They shared little information beyond their names, ages, occupations, and hometowns. None of them had much to say about the conflict but expressed they were glad to be in Northern Ireland.

Until the moment, soldiers began coming ashore, members of the press had doubts whether they would witness the arrival. British Military Police and the Royal Ulster Constabulary kept a watchful eye on the proceedings.

GIs Ready For War

As they marched onto Northern Ireland soil, many of the new arrivals did not carry rifles. Instead, they carried large blue kitbags and other personal effects. They carried dozens of packets of chocolate and candies, and thousands of cigarettes. One soldier’s kitbag contained 17 bars of soap. The same man reportedly confessed to a reporter from the Belfast Telegraph newspaper that he also carried 56 bars of chocolate and 3,000 cigarettes. Others had even more stowed away, but this soldier claimed to have sustained losses while playing ‘craps’ on the crossing.

Without any pageantry or even marching tunes, the newly arrived troops marched towards the nearby railway station. A handful of passers-by paid little heed to the events and only a small number of people stopped to watch the soldiers parade by.

In the goods yard of the railway station, the American Military hustled the soldiers through. This was a great change from the relaxed atmosphere only a few weeks earlier when the same yard thronged with soldiers relaxing and giving interviews to a global gathering of press. There were still cups of coffee, ham sandwiches, and meat pies prepared by the N.A.A.F.I. This time, however, loudspeakers hurried the troops along.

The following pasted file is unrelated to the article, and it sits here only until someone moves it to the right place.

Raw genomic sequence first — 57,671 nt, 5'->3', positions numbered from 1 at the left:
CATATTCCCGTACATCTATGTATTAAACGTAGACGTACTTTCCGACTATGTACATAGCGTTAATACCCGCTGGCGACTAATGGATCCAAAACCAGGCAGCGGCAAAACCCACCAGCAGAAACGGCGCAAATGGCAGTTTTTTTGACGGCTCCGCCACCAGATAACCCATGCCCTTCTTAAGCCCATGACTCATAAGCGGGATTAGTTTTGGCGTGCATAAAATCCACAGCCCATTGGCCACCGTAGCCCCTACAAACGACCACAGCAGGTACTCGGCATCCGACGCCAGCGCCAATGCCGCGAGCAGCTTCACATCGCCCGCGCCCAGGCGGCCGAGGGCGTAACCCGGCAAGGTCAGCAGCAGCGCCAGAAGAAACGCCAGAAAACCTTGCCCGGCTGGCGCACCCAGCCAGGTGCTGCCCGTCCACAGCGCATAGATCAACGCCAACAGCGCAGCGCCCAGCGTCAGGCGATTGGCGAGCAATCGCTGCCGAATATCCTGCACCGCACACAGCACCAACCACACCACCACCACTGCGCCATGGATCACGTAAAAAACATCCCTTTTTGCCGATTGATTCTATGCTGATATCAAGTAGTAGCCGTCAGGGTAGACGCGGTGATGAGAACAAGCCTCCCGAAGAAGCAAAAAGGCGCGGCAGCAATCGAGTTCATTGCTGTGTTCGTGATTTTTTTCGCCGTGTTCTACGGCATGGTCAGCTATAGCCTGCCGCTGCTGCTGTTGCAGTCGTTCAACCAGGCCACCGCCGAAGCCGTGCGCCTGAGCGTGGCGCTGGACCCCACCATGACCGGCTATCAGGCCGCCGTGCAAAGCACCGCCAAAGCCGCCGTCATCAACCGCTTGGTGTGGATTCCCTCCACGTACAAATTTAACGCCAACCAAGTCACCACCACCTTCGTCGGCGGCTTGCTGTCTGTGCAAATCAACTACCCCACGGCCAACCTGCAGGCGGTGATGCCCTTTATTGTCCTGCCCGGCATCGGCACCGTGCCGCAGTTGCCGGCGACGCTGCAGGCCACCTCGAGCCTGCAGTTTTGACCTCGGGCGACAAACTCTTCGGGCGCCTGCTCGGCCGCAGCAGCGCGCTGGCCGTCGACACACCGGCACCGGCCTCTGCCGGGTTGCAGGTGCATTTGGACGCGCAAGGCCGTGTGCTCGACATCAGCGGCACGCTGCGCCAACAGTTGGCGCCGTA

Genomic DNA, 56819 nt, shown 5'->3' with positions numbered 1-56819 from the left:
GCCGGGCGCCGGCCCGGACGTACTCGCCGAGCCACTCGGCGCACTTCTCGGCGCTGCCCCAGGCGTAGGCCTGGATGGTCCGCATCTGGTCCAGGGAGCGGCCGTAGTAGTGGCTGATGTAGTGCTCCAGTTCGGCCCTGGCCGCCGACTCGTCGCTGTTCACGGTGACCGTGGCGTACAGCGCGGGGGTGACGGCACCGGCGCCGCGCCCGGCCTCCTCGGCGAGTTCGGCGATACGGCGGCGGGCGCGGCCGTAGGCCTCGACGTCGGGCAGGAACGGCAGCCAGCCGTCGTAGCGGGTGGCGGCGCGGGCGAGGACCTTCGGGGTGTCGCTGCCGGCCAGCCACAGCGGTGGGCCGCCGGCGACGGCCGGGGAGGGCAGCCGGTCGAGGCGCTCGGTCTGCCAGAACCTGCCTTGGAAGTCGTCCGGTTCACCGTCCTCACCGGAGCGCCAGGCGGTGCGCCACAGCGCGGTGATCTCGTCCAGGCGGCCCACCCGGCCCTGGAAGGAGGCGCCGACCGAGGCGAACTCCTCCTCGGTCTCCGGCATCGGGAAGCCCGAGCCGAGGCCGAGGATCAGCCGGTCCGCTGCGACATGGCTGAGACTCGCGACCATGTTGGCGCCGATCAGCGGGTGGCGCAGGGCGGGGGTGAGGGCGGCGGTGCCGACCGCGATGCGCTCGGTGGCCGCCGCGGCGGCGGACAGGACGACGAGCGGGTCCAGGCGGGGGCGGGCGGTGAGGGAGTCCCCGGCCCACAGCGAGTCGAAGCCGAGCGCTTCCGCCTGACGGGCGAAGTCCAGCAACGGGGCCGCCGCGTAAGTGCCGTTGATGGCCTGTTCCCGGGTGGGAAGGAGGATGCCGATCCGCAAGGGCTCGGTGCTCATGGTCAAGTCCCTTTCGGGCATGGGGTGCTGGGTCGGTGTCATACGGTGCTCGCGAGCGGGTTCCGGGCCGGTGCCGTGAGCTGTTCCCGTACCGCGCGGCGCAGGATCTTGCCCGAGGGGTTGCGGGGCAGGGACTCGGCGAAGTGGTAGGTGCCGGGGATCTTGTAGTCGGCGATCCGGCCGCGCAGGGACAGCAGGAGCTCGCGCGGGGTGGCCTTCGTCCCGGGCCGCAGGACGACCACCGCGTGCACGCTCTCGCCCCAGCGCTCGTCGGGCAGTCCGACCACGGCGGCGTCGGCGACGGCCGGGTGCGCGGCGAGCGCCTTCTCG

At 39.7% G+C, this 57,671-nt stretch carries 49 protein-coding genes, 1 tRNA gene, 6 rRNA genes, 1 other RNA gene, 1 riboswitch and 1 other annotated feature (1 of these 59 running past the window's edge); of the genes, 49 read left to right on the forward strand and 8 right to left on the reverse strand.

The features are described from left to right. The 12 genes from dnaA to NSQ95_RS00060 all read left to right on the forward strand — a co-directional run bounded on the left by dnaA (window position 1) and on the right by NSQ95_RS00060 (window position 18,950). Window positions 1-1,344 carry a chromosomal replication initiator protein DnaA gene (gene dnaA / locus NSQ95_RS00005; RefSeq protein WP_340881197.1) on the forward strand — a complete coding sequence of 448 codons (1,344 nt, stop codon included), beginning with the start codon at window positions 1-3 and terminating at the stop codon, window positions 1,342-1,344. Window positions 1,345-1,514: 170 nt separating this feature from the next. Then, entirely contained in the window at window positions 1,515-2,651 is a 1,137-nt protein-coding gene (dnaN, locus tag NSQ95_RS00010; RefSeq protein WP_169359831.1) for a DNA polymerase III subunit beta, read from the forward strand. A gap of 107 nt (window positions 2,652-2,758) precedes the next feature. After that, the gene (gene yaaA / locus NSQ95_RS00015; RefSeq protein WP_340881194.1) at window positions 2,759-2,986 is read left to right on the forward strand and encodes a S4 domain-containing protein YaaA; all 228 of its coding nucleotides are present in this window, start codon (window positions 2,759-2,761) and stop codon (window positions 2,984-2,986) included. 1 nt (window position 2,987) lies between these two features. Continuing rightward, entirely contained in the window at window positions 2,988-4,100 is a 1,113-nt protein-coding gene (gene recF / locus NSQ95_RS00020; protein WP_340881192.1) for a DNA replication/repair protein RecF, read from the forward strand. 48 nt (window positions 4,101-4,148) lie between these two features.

Have your canteens ready and move along as quickly as possible. Meals will have to be eaten on the way to or on the train. Hurry up now, please, there are others waiting.

As the message blared out, a member of the Military Police ordered the few members of the press out of the goods shed.

Arrival At Camps

At one camp, an eerie old mansion in rural Ulster, the Americans only arrived 24 hours later than expected. A team of British Army cooks had prepared a lavish meal, and on the failure of the Americans to arrive, all were called upon to help devour the feast. All was re-prepared the following day and the camp was ready when American soldiers quietly arrived the following night.

Many of the camps set up to temporarily house American troops are in similar mansions or stately houses. Outbuildings such as barns, stables, and byres on the estates were converted for use as dormitories. American-style huts erected on the grounds provided added comfort for the newly arrived troops. While life could be quiet in the countryside, one British Staff Sergeant promised an enjoyable time to those Americans who liked to hunt or fish.

The Americans will be very happy here if they have any taste for country life at all. They can, too, enjoy pigeon shooting in the woods as well as plenty of fishing.

A reporter from the Belfast Telegraph visited one camp ahead of the Americans’ arrival. He described a “snugness” and a “general atmosphere of well-being” about the place. Straw-stuffed mattresses and ready baths awaited the Americans after their long transatlantic journey. So to did a dinner of meat, vegetables, dessert, bread and syrup, and coffee. The following morning would see a hearty breakfast of fruit, porridge, cereals, bacon and eggs, and more coffee.

Well-fed and ready to go, the second contingent of American troops prepared for their time in Northern Ireland.